- It always starts with interviewing people with information. Most often they are relatives and friends of the missing person. It is necessary to recreate the timing in as much detail as possible: in what order the events took place before and after the loss. Who was the last to see the missing? Have there been any changes in behavior? What could have been the motive for the disappearance? Did the person take any things with him? Etc. All this is the initial information, from which we can build on further.
- If possible (with the permission of relatives, for example), it is necessary to examine the records, phone, computer and other things of the missing person, if they remain. This can help a lot. For example - the history of browser requests, if the person has not deleted it. Or interesting correspondence. In general, access to correspondence in messengers and social networks is very valuable information. Usually, you can find answers to all questions there. Difficulties may arise with access to devices (password selection, etc.), but there are many ways to solve these problems. The main thing is that the relatives of the missing person give you permission.
- You need to make a behavioral profile of a person. To do this, my colleagues and I usually analyze social networks, videos, photos, and sometimes handwritten text. Sometimes it is the main key to understanding the motives of the missing person. Also, this allows you to partially predict his actions.
- Drawing up a digital profile (sample dossier). Full name, age, marital status, place of work, social networks, hobbies, etc. In general, it is a classic analytical report on an individual. This can also help to look at the personality from the other side, since various interesting facts can be revealed.
- Particular attention should be paid to the environment of the missing person. It is necessary to clearly describe the "circles of ties". Very often, a person cannot disappear without saying anything to anyone. Usually, at least one person knows some information and does not speak for various reasons (promised, afraid of something, trying to confuse the investigation, etc.). From my experience I can say that often a husband / wife or mother / father knows something.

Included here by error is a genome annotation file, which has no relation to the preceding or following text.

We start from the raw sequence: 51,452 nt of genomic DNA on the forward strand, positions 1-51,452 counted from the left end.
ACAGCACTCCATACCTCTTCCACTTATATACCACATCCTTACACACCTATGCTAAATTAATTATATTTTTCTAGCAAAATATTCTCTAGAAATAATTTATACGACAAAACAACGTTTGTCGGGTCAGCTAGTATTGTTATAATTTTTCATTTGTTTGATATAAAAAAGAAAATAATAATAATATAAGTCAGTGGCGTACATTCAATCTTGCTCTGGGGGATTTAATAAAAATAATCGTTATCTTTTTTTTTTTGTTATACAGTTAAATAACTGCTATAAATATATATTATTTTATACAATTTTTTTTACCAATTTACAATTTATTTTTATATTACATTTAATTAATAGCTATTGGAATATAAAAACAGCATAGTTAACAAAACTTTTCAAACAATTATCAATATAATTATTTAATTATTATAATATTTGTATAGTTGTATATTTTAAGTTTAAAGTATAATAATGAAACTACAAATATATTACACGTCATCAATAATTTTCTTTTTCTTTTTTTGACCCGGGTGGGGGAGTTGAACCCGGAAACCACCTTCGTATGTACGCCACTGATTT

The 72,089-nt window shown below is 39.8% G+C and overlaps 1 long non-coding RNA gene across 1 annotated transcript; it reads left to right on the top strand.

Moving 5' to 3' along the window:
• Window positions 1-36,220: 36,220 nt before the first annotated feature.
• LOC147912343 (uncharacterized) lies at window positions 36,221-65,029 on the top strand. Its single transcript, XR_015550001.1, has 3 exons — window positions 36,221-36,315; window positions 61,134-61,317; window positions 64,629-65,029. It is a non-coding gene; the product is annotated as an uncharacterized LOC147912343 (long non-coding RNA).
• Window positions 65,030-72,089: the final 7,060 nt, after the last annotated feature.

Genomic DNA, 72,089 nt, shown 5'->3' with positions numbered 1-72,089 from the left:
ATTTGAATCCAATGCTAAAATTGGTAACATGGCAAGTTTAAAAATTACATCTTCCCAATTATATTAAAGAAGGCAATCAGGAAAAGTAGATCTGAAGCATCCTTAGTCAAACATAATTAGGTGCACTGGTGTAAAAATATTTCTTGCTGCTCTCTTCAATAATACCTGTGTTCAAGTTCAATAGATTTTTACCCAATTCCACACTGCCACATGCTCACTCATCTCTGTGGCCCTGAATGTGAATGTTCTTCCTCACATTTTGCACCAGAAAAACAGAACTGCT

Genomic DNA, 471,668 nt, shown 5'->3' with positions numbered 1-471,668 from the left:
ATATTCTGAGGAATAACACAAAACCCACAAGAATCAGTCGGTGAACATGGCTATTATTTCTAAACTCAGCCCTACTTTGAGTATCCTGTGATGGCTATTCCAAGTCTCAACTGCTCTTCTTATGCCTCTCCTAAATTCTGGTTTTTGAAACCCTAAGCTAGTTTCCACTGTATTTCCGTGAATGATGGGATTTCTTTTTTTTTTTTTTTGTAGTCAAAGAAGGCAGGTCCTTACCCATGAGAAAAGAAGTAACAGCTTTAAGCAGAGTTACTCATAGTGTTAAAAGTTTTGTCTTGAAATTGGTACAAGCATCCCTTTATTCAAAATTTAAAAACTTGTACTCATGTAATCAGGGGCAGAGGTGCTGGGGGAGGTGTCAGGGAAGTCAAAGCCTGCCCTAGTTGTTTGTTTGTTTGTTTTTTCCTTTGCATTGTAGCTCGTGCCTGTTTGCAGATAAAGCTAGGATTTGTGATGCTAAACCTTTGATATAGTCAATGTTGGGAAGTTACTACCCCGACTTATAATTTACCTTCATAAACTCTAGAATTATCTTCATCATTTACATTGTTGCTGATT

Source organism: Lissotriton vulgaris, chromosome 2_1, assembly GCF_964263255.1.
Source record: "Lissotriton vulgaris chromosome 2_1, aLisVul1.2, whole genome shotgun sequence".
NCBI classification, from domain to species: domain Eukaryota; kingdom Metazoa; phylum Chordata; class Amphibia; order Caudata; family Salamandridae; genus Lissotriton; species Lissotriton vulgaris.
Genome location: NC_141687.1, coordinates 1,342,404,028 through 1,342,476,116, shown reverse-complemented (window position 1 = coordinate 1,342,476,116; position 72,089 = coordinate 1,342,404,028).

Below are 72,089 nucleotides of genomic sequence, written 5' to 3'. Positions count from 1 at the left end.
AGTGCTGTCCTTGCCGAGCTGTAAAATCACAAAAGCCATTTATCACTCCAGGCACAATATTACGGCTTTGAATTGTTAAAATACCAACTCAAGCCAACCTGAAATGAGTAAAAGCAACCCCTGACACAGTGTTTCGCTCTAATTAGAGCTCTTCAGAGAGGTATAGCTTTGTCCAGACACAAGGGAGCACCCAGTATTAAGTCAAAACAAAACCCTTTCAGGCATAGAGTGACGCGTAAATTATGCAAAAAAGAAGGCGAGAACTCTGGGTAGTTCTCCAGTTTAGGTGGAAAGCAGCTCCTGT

- After all these steps, we must systematize the information received and draw up a timeline of what happened. The visualisation tool is ideal for such cases. For example: https://gephi.org/
Sometimes I work in the old way - this is a marker on a board with stickers and magnets attached. In another way it is called "detective board". This method is suitable for protracted investigations.
PS: When you start moving forward in the investigation, all new data must be entered into your graph.
- Sometimes, waiting the other way around can help us. People tend to make mistakes and relax. I know of an example when one "lost" was mistaken in the fact that after six months of his disappearance he used his old credit card when paying in a store. Confused, or just relaxed - not so important. In my last case, a person bought a train ticket on his passport without thinking too much about the fact that it is displayed in the system and it is uniform across the country.
- And last but not least, this is direct work with what we were able to obtain and systematize. Depending on the data received, the necessary operational actions will be applied further. Examples: viewing city cameras, requests to banks to provide account statements, the movement of the vehicle (if the missing person had one), whether he bought plane, train or bus tickets, whether he crossed the border, establishing the location of the phone, and other things. It all depends on the specific capabilities, your connections and specialist admissions. The police do everything the same, only, usually, much slower due to their workload and some of the features of the system.
Again, each case is unique. I have given here only general tips that you definitely need to do. The main thing is that you understand the general concept.
From my experience I can say that in most cases the investigation reaches a certain stage and reaches a dead end. There are many reasons: the budget is over; the person left the country and in that place we have no ties to receive information; we were approached too late and we initially had little chance of success and a lot of other reasons. I hope that none of my readers will encounter such a problem.